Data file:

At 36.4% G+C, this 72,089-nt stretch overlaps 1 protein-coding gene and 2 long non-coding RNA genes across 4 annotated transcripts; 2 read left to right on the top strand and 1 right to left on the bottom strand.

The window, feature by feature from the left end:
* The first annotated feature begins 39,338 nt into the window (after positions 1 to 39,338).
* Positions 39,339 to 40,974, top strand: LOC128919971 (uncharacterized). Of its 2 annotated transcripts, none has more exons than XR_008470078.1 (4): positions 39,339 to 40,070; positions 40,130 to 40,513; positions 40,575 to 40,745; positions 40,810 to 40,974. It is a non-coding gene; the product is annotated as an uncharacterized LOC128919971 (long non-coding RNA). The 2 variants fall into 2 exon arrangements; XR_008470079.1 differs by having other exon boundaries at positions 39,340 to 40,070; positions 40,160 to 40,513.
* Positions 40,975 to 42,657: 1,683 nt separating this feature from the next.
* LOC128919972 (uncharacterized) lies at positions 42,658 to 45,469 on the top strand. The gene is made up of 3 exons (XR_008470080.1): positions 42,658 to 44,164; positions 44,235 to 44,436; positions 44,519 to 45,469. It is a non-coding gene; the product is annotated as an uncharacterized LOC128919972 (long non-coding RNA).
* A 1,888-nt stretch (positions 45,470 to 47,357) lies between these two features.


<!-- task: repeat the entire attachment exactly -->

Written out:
At 36.4% G+C, this 72,089-nt stretch overlaps 1 protein-coding gene and 2 long non-coding RNA genes across 4 annotated transcripts; 2 read left to right on the top strand and 1 right to left on the bottom strand.

The window, feature by feature from the left end:
* The first annotated feature begins 39,338 nt into the window (after positions 1 to 39,338).
* Positions 39,339 to 40,974, top strand: LOC128919971 (uncharacterized). Of its 2 annotated transcripts, none has more exons than XR_008470078.1 (4): positions 39,339 to 40,070; positions 40,130 to 40,513; positions 40,575 to 40,745; positions 40,810 to 40,974. It is a non-coding gene; the product is annotated as an uncharacterized LOC128919971 (long non-coding RNA). The 2 variants fall into 2 exon arrangements; XR_008470079.1 differs by having other exon boundaries at positions 39,340 to 40,070; positions 40,160 to 40,513.
* Positions 40,975 to 42,657: 1,683 nt separating this feature from the next.
* LOC128919972 (uncharacterized) lies at positions 42,658 to 45,469 on the top strand. The gene is made up of 3 exons (XR_008470080.1): positions 42,658 to 44,164; positions 44,235 to 44,436; positions 44,519 to 45,469. It is a non-coding gene; the product is annotated as an uncharacterized LOC128919972 (long non-coding RNA).
* A 1,888-nt stretch (positions 45,470 to 47,357) lies between these two features.